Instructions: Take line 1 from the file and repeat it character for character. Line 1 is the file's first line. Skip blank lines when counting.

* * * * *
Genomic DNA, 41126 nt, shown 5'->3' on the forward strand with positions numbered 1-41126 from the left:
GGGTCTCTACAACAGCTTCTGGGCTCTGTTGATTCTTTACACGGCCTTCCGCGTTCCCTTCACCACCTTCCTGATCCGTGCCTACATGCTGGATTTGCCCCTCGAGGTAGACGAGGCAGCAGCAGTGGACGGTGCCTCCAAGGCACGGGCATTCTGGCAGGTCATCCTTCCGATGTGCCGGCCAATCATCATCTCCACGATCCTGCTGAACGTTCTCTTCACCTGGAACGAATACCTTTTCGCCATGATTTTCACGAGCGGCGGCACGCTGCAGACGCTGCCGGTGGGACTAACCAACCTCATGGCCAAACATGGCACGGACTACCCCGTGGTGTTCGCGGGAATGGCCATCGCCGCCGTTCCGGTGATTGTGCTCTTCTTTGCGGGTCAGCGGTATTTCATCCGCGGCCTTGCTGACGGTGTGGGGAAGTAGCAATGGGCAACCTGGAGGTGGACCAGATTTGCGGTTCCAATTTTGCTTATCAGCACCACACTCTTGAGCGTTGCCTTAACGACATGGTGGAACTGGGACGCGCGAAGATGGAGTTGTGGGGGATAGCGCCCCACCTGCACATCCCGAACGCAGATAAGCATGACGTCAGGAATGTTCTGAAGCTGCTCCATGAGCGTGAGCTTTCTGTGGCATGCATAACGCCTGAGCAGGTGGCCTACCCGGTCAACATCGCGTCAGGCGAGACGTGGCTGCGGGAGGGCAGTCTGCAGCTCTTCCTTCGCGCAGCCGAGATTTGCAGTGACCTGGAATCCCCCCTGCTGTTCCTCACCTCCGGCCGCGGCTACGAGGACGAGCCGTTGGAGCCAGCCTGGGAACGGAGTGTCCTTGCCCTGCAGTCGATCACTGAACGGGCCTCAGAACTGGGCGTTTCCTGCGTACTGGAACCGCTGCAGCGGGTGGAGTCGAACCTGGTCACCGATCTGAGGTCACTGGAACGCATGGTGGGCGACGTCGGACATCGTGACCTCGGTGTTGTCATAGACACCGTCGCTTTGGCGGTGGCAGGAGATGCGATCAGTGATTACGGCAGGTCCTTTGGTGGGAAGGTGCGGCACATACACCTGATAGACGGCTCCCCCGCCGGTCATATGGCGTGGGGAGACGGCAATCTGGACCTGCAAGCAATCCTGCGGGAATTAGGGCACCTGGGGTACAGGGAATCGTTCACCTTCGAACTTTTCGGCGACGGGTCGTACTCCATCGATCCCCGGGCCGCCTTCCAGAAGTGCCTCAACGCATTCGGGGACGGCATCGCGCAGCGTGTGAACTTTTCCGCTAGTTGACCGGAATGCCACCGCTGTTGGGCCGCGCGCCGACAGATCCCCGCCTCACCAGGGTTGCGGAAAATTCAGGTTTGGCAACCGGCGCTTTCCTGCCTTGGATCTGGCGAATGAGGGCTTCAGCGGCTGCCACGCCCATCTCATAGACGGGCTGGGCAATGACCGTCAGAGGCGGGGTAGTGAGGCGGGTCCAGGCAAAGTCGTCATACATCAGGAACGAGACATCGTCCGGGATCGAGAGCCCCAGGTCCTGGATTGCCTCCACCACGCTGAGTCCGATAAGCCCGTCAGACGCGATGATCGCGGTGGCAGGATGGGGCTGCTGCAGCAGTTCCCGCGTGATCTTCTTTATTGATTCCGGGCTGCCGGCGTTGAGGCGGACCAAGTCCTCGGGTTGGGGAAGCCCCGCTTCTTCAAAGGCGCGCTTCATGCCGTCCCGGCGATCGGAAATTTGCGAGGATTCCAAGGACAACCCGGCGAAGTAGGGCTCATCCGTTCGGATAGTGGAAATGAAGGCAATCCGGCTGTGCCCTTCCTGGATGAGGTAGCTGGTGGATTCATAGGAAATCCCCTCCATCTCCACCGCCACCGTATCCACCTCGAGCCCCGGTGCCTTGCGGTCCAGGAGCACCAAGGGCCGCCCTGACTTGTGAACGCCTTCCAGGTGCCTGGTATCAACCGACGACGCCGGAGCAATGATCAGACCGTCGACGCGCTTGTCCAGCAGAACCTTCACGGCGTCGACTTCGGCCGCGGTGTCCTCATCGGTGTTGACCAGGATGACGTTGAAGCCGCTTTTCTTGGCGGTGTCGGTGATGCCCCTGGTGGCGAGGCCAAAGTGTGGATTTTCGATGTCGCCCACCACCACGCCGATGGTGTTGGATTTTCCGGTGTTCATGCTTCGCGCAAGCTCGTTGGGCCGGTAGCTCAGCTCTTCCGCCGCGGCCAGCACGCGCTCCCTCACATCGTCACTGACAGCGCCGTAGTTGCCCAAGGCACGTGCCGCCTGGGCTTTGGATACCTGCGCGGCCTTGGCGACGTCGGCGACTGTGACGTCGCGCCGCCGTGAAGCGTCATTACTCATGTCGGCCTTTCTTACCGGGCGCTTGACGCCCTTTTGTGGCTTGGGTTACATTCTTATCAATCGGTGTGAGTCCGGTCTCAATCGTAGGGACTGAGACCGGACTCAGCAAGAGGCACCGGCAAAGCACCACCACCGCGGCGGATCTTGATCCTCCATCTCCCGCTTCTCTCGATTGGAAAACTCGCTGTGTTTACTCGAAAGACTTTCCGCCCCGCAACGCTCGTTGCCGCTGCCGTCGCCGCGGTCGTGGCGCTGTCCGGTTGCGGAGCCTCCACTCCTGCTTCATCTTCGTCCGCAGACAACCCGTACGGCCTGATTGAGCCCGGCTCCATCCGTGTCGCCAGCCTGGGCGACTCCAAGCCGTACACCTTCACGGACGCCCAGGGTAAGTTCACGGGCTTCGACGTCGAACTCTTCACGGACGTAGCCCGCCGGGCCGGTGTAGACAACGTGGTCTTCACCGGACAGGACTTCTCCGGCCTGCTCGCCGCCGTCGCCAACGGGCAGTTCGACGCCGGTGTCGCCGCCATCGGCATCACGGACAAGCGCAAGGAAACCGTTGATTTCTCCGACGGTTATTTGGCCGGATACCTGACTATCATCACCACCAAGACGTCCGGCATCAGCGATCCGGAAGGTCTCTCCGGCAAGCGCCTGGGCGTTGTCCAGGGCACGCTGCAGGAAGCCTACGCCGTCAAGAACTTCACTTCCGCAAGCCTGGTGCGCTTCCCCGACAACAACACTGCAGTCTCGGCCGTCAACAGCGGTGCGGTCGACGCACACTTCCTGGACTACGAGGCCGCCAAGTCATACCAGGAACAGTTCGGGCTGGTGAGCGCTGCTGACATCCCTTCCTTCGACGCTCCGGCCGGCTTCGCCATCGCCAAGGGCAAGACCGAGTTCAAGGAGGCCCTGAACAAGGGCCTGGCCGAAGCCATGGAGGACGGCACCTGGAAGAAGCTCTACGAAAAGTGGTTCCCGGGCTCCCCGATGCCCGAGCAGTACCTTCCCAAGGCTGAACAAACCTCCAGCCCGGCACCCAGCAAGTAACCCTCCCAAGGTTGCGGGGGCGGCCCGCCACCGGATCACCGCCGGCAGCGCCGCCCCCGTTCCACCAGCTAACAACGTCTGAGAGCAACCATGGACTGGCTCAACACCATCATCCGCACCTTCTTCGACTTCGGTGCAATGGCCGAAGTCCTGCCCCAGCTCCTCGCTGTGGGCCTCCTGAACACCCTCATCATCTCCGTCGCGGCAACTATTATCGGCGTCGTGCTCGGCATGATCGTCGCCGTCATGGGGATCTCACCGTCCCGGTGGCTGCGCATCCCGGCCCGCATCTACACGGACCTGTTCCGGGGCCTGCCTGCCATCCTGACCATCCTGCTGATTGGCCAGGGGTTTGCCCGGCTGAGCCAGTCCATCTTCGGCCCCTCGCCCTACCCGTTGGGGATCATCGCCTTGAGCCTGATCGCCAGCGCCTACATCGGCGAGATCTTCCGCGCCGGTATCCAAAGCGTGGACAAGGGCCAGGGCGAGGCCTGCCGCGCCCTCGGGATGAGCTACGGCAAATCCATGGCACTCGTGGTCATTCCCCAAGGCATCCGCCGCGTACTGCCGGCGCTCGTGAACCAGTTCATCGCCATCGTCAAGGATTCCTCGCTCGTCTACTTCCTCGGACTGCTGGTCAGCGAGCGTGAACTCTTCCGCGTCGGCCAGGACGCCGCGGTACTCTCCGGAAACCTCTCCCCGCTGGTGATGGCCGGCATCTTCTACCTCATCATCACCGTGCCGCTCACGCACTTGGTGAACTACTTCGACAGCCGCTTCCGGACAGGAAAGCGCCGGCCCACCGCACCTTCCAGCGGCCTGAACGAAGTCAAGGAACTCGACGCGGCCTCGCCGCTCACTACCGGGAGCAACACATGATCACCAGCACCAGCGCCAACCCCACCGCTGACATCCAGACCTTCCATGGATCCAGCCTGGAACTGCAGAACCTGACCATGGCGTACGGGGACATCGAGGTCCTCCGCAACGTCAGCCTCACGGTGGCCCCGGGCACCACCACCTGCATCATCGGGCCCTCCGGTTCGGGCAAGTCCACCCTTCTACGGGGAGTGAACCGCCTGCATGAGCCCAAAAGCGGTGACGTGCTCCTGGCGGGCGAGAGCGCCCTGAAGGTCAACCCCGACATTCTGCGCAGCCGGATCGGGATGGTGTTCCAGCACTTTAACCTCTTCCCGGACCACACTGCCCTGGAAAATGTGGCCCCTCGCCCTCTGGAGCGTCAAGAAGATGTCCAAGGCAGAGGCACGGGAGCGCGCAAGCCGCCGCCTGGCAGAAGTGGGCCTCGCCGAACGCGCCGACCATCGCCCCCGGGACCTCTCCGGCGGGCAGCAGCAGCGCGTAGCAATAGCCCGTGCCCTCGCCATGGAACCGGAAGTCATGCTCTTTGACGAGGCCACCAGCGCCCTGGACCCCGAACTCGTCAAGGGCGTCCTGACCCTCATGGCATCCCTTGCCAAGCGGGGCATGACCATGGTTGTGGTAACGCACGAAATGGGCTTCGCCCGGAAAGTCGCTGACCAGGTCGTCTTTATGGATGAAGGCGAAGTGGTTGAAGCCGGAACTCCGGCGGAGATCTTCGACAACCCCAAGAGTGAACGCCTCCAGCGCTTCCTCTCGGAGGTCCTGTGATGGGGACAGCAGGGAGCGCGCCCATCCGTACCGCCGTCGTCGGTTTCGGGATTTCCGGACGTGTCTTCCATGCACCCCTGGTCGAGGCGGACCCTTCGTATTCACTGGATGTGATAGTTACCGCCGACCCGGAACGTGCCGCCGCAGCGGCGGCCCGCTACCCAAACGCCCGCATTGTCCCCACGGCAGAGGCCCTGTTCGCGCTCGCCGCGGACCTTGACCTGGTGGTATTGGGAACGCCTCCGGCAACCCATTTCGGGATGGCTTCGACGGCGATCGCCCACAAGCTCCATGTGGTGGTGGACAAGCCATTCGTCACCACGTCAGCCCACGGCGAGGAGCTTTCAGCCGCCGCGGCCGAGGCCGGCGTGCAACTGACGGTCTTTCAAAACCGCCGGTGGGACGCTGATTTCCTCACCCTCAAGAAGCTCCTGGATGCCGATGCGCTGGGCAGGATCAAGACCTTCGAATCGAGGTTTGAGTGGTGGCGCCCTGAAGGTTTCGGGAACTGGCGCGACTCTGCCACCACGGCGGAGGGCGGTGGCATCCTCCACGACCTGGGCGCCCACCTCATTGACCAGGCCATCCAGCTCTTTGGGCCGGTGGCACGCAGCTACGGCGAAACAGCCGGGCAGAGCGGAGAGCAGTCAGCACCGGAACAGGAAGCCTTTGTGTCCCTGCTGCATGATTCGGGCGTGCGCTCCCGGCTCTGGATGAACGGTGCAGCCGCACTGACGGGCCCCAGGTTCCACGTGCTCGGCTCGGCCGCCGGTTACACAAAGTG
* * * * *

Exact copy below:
Genomic DNA, 41126 nt, shown 5'->3' on the forward strand with positions numbered 1-41126 from the left: